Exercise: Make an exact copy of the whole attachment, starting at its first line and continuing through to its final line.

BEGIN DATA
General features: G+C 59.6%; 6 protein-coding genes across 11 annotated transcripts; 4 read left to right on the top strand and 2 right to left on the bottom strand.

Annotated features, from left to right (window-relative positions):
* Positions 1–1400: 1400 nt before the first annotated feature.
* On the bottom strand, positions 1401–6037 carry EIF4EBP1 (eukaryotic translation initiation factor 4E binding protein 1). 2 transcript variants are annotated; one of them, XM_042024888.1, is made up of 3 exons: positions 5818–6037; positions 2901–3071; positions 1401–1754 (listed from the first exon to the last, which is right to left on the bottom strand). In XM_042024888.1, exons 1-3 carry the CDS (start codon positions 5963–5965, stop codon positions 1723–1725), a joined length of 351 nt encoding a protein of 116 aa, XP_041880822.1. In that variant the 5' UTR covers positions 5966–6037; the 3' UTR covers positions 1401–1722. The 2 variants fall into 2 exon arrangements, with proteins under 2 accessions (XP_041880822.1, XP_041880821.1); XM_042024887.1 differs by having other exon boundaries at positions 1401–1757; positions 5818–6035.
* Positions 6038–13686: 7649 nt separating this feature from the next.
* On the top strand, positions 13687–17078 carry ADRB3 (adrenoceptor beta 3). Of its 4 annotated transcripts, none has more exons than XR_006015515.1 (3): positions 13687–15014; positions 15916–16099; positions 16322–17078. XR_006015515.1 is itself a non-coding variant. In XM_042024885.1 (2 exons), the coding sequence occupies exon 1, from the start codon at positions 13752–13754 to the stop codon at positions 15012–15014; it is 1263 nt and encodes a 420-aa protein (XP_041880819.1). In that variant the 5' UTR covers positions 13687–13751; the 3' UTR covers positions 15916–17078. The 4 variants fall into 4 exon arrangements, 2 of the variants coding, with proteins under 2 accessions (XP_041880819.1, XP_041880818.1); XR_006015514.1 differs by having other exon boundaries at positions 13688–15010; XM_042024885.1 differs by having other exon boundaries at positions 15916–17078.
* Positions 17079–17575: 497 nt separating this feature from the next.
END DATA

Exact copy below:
General features: G+C 59.6%; 6 protein-coding genes across 11 annotated transcripts; 4 read left to right on the top strand and 2 right to left on the bottom strand.

Annotated features, from left to right (window-relative positions):
* Positions 1–1400: 1400 nt before the first annotated feature.
* On the bottom strand, positions 1401–6037 carry EIF4EBP1 (eukaryotic translation initiation factor 4E binding protein 1). 2 transcript variants are annotated; one of them, XM_042024888.1, is made up of 3 exons: positions 5818–6037; positions 2901–3071; positions 1401–1754 (listed from the first exon to the last, which is right to left on the bottom strand). In XM_042024888.1, exons 1-3 carry the CDS (start codon positions 5963–5965, stop codon positions 1723–1725), a joined length of 351 nt encoding a protein of 116 aa, XP_041880822.1. In that variant the 5' UTR covers positions 5966–6037; the 3' UTR covers positions 1401–1722. The 2 variants fall into 2 exon arrangements, with proteins under 2 accessions (XP_041880822.1, XP_041880821.1); XM_042024887.1 differs by having other exon boundaries at positions 1401–1757; positions 5818–6035.
* Positions 6038–13686: 7649 nt separating this feature from the next.
* On the top strand, positions 13687–17078 carry ADRB3 (adrenoceptor beta 3). Of its 4 annotated transcripts, none has more exons than XR_006015515.1 (3): positions 13687–15014; positions 15916–16099; positions 16322–17078. XR_006015515.1 is itself a non-coding variant. In XM_042024885.1 (2 exons), the coding sequence occupies exon 1, from the start codon at positions 13752–13754 to the stop codon at positions 15012–15014; it is 1263 nt and encodes a 420-aa protein (XP_041880819.1). In that variant the 5' UTR covers positions 13687–13751; the 3' UTR covers positions 15916–17078. The 4 variants fall into 4 exon arrangements, 2 of the variants coding, with proteins under 2 accessions (XP_041880819.1, XP_041880818.1); XR_006015514.1 differs by having other exon boundaries at positions 13688–15010; XM_042024885.1 differs by having other exon boundaries at positions 15916–17078.
* Positions 17079–17575: 497 nt separating this feature from the next.